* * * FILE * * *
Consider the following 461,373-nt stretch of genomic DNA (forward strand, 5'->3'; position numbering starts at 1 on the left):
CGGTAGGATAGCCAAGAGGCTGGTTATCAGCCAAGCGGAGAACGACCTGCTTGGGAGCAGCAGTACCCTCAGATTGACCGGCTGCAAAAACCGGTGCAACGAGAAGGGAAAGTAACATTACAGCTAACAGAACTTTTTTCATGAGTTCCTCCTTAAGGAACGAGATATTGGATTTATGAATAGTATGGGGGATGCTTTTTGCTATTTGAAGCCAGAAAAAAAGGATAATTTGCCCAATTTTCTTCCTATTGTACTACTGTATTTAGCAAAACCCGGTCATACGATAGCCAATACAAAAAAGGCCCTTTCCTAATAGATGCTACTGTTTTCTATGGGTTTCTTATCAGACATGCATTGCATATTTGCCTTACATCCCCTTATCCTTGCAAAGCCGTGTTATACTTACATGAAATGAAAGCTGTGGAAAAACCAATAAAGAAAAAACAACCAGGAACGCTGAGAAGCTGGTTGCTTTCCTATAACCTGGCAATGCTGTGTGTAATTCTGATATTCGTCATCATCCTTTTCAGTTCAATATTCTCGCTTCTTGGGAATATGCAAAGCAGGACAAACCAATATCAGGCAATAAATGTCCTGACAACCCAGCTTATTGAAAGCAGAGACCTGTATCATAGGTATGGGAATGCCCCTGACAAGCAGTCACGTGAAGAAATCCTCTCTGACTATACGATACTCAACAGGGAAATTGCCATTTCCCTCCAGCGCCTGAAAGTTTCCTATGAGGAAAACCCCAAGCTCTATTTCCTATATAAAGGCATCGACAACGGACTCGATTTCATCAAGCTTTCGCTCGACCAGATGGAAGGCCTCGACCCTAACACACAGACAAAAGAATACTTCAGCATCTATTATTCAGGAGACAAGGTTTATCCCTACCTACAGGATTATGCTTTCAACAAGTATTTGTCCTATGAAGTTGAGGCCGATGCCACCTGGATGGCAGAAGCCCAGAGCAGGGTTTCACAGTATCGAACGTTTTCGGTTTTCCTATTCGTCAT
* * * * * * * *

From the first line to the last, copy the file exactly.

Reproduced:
Consider the following 461,373-nt stretch of genomic DNA (forward strand, 5'->3'; position numbering starts at 1 on the left):
CGGTAGGATAGCCAAGAGGCTGGTTATCAGCCAAGCGGAGAACGACCTGCTTGGGAGCAGCAGTACCCTCAGATTGACCGGCTGCAAAAACCGGTGCAACGAGAAGGGAAAGTAACATTACAGCTAACAGAACTTTTTTCATGAGTTCCTCCTTAAGGAACGAGATATTGGATTTATGAATAGTATGGGGGATGCTTTTTGCTATTTGAAGCCAGAAAAAAAGGATAATTTGCCCAATTTTCTTCCTATTGTACTACTGTATTTAGCAAAACCCGGTCATACGATAGCCAATACAAAAAAGGCCCTTTCCTAATAGATGCTACTGTTTTCTATGGGTTTCTTATCAGACATGCATTGCATATTTGCCTTACATCCCCTTATCCTTGCAAAGCCGTGTTATACTTACATGAAATGAAAGCTGTGGAAAAACCAATAAAGAAAAAACAACCAGGAACGCTGAGAAGCTGGTTGCTTTCCTATAACCTGGCAATGCTGTGTGTAATTCTGATATTCGTCATCATCCTTTTCAGTTCAATATTCTCGCTTCTTGGGAATATGCAAAGCAGGACAAACCAATATCAGGCAATAAATGTCCTGACAACCCAGCTTATTGAAAGCAGAGACCTGTATCATAGGTATGGGAATGCCCCTGACAAGCAGTCACGTGAAGAAATCCTCTCTGACTATACGATACTCAACAGGGAAATTGCCATTTCCCTCCAGCGCCTGAAAGTTTCCTATGAGGAAAACCCCAAGCTCTATTTCCTATATAAAGGCATCGACAACGGACTCGATTTCATCAAGCTTTCGCTCGACCAGATGGAAGGCCTCGACCCTAACACACAGACAAAAGAATACTTCAGCATCTATTATTCAGGAGACAAGGTTTATCCCTACCTACAGGATTATGCTTTCAACAAGTATTTGTCCTATGAAGTTGAGGCCGATGCCACCTGGATGGCAGAAGCCCAGAGCAGGGTTTCACAGTATCGAACGTTTTCGGTTTTCCTATTCGTCAT